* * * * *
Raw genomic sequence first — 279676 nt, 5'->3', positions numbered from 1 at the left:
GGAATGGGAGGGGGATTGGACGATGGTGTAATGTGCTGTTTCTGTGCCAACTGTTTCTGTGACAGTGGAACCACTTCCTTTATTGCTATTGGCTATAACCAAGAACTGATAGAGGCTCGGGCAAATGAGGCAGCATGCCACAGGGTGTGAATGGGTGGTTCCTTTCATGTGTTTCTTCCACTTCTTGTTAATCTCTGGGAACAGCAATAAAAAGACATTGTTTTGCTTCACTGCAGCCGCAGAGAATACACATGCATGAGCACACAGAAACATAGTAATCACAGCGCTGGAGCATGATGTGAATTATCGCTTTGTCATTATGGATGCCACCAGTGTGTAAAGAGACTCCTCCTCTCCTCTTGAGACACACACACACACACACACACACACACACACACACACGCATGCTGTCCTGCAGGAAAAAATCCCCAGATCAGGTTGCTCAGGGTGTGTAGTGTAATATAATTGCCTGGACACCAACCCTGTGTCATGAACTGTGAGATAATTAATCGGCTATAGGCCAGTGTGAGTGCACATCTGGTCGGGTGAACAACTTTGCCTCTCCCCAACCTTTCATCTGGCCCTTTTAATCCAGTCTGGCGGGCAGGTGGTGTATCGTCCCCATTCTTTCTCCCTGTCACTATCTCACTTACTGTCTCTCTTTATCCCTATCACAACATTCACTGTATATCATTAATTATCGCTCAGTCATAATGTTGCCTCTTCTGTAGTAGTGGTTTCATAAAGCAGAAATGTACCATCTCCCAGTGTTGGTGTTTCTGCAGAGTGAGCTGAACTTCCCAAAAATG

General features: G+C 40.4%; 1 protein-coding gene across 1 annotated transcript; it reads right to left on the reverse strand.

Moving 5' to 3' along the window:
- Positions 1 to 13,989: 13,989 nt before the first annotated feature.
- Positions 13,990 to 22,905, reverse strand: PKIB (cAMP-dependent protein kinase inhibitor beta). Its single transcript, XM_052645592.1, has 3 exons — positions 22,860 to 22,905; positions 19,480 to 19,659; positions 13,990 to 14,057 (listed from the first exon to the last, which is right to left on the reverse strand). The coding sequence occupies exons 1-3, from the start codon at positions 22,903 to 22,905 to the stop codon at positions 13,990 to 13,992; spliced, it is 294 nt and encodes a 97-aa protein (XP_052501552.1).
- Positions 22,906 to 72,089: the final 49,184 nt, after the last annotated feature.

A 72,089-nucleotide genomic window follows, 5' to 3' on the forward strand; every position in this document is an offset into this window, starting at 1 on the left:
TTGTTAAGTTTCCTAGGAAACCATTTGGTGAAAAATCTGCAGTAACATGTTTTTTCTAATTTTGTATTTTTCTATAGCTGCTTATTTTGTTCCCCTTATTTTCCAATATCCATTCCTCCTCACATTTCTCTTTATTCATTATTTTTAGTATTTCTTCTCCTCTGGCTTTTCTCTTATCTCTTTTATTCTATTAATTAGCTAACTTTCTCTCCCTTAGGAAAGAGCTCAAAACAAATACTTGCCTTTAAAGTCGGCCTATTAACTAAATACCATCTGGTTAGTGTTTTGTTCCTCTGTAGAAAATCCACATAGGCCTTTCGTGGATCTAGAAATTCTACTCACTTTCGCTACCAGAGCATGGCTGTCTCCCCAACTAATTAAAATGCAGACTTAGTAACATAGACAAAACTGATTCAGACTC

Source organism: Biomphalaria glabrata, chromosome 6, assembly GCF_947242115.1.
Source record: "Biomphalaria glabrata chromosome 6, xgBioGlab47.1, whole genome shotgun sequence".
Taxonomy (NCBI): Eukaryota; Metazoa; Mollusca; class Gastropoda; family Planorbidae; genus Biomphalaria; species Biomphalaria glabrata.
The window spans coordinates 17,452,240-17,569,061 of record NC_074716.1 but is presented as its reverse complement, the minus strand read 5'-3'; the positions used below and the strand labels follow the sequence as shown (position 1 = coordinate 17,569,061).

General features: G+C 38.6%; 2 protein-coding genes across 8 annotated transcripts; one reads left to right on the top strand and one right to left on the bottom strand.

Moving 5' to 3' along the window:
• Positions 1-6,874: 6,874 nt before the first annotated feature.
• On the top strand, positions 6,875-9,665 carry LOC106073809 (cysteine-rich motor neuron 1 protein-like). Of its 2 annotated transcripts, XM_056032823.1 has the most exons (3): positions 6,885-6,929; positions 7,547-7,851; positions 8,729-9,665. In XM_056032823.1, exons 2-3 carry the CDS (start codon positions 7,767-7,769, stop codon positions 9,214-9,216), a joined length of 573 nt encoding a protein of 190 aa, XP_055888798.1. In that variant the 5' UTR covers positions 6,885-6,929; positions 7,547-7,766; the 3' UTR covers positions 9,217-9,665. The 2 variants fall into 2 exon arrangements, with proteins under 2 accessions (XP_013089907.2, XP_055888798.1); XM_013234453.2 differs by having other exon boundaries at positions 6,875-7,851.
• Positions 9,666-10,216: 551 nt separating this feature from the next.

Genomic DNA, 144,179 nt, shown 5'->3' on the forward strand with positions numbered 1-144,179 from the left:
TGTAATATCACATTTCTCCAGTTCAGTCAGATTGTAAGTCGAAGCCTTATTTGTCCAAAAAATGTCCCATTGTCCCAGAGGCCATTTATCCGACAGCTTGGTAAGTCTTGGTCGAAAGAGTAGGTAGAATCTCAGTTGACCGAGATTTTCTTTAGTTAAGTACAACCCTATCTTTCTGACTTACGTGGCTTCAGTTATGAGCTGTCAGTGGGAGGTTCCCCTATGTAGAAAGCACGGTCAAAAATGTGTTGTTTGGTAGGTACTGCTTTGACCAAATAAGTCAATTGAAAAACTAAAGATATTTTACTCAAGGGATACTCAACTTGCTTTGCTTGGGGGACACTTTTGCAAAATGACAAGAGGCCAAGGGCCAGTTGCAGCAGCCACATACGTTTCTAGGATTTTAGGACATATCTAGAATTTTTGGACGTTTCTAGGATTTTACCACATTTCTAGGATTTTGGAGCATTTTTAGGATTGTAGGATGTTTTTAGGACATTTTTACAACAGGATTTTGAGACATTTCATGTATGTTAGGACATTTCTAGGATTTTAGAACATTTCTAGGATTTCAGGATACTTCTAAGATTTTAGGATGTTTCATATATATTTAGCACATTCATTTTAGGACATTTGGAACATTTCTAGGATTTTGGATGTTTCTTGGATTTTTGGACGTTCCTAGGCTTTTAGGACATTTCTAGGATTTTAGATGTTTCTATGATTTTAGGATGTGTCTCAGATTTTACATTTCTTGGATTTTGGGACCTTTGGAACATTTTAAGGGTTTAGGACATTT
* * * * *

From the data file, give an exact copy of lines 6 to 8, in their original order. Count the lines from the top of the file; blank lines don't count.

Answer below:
- Positions 13,990 to 22,905, reverse strand: PKIB (cAMP-dependent protein kinase inhibitor beta). Its single transcript, XM_052645592.1, has 3 exons — positions 22,860 to 22,905; positions 19,480 to 19,659; positions 13,990 to 14,057 (listed from the first exon to the last, which is right to left on the reverse strand). The coding sequence occupies exons 1-3, from the start codon at positions 22,903 to 22,905 to the stop codon at positions 13,990 to 13,992; spliced, it is 294 nt and encodes a 97-aa protein (XP_052501552.1).
- Positions 22,906 to 72,089: the final 49,184 nt, after the last annotated feature.

A 72,089-nucleotide genomic window follows, 5' to 3' on the forward strand; every position in this document is an offset into this window, starting at 1 on the left: